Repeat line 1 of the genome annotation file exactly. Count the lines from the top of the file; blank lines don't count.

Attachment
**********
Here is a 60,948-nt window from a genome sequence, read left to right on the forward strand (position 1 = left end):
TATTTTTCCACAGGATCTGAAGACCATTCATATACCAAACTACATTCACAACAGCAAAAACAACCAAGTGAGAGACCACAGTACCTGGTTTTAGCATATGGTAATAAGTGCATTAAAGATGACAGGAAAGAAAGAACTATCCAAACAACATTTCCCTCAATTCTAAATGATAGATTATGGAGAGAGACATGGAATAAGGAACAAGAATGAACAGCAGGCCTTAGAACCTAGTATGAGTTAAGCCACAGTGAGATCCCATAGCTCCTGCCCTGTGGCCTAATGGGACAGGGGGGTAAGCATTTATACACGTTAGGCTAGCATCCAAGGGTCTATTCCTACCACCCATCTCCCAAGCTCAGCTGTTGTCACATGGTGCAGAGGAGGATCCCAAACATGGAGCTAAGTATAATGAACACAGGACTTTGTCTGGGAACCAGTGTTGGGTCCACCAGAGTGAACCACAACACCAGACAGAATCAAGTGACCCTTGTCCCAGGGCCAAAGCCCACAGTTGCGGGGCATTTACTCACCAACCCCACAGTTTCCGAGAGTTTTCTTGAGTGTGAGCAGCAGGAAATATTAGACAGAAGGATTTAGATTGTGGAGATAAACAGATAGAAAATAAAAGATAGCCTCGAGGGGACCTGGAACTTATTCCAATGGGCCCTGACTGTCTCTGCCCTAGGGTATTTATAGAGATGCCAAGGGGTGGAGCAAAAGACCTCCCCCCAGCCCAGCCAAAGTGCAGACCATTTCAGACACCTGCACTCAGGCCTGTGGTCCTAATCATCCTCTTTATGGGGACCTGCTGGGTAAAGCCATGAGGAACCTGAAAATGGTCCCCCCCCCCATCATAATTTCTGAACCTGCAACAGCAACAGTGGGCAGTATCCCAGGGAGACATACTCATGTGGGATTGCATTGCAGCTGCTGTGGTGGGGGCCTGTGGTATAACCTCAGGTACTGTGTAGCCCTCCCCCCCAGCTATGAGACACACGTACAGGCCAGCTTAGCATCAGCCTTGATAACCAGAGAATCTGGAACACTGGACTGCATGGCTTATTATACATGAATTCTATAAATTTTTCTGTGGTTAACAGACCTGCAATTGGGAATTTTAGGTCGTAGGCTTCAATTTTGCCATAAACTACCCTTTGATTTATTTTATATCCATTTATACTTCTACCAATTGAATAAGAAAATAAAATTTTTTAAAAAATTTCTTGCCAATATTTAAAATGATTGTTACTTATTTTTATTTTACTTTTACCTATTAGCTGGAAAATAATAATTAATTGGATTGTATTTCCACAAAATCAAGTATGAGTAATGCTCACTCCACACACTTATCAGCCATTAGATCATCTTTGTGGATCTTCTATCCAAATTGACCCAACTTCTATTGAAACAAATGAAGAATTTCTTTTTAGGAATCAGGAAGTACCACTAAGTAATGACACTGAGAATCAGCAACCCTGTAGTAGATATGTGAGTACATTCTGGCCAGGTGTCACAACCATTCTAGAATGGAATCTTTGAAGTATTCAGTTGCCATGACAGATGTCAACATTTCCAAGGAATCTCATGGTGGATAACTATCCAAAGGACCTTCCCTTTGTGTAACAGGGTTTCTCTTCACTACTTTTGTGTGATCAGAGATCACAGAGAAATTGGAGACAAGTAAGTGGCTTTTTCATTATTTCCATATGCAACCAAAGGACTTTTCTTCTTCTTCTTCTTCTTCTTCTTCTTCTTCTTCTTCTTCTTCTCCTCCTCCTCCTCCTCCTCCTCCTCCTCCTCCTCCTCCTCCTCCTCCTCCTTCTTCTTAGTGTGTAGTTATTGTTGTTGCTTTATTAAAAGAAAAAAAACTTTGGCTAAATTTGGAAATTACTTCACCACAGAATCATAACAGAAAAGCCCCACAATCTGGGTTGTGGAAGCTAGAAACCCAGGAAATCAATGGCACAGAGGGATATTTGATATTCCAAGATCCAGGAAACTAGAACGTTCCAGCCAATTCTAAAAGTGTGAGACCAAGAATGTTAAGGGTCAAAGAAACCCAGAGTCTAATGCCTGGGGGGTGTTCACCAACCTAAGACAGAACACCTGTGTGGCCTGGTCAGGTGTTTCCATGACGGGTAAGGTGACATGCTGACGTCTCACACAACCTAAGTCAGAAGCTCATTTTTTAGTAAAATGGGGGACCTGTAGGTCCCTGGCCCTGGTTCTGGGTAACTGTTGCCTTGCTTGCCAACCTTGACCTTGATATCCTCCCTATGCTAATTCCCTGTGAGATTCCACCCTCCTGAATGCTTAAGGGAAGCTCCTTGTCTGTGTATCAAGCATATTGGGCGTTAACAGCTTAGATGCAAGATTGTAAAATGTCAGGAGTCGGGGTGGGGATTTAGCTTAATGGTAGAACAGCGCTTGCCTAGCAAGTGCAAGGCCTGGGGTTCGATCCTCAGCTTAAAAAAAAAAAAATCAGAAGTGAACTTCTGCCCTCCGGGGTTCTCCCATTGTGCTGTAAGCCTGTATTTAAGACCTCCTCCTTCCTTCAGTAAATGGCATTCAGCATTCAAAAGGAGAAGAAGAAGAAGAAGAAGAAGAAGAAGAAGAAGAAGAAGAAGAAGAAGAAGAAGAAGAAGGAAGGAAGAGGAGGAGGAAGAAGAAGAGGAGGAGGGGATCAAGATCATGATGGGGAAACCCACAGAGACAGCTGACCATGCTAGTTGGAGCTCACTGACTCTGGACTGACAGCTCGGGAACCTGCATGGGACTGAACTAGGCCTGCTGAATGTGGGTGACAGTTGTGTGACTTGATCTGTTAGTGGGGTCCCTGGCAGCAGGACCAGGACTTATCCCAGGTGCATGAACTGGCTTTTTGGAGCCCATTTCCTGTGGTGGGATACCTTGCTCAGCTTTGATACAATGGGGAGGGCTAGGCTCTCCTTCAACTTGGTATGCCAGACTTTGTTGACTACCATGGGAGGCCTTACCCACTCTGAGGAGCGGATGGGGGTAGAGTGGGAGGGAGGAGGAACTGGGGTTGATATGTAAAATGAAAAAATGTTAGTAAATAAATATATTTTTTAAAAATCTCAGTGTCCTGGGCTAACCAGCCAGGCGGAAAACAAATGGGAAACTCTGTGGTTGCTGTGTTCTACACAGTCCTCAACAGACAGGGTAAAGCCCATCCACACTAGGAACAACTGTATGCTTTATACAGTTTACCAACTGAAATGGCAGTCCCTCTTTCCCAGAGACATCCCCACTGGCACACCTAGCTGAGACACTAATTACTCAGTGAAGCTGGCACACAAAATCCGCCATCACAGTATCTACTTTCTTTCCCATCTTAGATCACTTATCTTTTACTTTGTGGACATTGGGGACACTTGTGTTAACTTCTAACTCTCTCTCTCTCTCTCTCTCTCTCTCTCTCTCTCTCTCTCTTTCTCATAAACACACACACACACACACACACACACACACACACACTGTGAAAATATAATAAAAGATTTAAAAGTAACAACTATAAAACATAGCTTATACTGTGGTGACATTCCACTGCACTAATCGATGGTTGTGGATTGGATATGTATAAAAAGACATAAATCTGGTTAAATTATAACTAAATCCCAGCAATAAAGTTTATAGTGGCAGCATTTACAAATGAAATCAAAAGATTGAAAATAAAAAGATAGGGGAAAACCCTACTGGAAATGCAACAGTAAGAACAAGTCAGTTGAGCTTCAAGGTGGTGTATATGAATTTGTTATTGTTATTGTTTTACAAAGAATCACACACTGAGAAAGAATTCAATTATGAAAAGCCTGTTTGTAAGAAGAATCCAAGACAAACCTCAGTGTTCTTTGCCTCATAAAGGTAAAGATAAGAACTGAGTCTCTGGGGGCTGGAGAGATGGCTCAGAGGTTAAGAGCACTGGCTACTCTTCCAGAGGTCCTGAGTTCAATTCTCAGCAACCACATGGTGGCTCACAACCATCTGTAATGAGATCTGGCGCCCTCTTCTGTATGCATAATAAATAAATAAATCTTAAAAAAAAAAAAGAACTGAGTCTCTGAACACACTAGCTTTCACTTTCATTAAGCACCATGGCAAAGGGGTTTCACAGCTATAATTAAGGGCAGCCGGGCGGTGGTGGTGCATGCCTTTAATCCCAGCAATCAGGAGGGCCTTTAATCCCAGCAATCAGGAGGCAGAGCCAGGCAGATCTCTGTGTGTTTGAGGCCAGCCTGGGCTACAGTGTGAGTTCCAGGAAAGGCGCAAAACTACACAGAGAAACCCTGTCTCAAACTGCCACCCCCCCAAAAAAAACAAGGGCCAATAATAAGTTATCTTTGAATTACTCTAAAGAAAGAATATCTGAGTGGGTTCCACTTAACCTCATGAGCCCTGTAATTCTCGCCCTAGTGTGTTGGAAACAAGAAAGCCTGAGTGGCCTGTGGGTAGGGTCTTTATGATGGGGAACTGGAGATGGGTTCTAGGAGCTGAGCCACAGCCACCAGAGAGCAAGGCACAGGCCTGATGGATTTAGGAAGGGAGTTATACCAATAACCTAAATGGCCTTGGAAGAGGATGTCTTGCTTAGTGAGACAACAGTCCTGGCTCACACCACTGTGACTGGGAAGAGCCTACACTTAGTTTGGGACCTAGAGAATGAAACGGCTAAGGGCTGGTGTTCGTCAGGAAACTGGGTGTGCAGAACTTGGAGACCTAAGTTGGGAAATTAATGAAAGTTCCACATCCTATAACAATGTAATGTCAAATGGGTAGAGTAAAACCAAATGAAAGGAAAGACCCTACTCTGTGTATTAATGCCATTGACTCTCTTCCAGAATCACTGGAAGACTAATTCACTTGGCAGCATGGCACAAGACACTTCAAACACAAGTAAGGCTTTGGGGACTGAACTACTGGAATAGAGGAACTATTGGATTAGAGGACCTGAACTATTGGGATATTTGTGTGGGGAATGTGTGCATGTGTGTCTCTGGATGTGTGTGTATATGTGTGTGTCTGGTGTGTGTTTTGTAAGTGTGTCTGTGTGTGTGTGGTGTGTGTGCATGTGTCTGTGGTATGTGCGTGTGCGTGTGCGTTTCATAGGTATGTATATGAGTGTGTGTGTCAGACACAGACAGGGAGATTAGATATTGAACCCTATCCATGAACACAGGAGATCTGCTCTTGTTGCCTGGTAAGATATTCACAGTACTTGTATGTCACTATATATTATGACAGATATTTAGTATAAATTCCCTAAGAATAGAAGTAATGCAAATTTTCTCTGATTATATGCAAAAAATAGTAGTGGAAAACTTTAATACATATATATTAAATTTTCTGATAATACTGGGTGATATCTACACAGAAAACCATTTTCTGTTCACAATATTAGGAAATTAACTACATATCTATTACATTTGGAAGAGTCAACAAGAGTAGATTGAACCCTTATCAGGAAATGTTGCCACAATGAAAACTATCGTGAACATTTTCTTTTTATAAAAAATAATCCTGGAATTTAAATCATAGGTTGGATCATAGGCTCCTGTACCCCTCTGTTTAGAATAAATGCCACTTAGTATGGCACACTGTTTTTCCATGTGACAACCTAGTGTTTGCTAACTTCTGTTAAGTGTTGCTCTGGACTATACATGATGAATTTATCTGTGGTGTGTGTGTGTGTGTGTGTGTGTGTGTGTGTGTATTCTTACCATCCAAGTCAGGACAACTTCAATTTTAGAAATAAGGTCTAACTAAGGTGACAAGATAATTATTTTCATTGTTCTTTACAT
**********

Here is a 60,948-nt window from a genome sequence, read left to right on the forward strand (position 1 = left end):